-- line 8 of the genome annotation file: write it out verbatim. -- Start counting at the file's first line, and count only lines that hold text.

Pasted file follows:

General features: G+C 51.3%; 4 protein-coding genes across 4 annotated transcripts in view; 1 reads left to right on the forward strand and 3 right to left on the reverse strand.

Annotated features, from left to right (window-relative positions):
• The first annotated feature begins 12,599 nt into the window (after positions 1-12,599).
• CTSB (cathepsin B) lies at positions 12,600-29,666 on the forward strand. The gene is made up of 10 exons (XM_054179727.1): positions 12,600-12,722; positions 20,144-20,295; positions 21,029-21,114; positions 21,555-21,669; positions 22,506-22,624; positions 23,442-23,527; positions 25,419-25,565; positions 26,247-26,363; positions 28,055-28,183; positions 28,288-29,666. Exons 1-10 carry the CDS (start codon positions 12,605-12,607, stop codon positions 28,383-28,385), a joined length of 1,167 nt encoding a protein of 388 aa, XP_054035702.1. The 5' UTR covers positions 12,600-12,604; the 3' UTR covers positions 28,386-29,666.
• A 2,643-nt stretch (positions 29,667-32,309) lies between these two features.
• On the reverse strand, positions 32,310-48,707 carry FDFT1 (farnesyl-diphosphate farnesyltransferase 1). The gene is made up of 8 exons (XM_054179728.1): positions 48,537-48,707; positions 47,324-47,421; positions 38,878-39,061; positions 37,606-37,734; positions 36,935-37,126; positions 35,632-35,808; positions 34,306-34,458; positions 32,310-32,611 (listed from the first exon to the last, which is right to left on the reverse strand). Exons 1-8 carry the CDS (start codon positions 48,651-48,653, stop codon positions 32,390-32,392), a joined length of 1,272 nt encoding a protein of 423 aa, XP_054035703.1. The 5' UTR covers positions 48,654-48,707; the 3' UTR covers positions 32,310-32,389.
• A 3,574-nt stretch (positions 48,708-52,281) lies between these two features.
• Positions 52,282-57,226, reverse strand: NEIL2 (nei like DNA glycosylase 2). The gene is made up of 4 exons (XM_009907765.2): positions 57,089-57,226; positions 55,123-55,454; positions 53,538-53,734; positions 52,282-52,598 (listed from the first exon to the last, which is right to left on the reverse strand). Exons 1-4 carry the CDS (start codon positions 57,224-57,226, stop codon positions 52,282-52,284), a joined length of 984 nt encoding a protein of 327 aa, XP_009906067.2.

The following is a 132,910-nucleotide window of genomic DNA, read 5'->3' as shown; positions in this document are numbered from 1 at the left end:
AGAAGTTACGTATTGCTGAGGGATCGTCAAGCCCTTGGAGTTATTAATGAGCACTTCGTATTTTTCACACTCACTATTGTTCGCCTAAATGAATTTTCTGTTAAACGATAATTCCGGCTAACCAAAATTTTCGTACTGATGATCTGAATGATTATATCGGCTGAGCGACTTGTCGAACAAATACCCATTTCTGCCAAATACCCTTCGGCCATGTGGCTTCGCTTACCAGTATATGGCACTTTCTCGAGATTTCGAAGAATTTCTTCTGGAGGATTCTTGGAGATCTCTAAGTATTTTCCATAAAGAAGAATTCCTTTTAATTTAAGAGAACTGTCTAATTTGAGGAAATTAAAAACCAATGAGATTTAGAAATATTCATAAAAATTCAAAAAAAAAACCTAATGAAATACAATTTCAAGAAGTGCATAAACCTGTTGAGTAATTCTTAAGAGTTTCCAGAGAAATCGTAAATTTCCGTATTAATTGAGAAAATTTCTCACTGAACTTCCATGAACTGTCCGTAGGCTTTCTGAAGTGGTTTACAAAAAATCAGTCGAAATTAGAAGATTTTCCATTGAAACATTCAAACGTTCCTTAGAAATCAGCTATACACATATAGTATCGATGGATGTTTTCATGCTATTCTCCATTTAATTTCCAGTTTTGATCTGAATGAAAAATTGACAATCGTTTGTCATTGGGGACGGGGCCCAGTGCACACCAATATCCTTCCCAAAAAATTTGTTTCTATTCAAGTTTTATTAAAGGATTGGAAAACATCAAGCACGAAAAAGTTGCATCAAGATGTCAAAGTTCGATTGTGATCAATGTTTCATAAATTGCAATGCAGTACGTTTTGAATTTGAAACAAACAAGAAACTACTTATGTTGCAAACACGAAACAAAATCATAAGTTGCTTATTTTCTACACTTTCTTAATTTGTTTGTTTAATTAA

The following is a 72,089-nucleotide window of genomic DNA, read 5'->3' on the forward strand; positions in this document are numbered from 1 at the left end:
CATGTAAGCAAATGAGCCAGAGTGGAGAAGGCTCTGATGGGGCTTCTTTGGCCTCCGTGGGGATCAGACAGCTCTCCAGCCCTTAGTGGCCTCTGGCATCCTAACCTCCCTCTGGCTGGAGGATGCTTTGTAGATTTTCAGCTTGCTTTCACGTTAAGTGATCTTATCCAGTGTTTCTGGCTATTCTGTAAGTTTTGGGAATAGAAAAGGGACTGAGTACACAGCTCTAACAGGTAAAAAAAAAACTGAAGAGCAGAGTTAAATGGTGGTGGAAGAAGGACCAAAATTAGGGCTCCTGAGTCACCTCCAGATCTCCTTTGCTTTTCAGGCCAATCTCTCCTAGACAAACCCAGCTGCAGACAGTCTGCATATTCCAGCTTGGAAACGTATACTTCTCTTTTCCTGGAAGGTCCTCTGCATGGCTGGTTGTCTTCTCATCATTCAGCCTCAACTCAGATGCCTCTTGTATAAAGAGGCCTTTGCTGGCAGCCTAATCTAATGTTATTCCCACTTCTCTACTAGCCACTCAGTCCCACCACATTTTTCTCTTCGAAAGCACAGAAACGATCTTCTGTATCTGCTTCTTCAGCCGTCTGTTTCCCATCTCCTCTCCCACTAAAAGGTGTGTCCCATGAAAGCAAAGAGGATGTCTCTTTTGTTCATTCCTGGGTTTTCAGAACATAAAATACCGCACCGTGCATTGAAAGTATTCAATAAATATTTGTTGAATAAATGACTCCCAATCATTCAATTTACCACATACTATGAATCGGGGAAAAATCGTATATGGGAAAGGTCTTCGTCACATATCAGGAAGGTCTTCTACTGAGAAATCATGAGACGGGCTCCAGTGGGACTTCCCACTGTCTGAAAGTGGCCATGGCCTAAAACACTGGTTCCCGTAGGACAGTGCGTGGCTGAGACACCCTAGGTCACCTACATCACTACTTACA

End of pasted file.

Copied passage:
• Positions 52,282-57,226, reverse strand: NEIL2 (nei like DNA glycosylase 2). The gene is made up of 4 exons (XM_009907765.2): positions 57,089-57,226; positions 55,123-55,454; positions 53,538-53,734; positions 52,282-52,598 (listed from the first exon to the last, which is right to left on the reverse strand). Exons 1-4 carry the CDS (start codon positions 57,224-57,226, stop codon positions 52,282-52,284), a joined length of 984 nt encoding a protein of 327 aa, XP_009906067.2.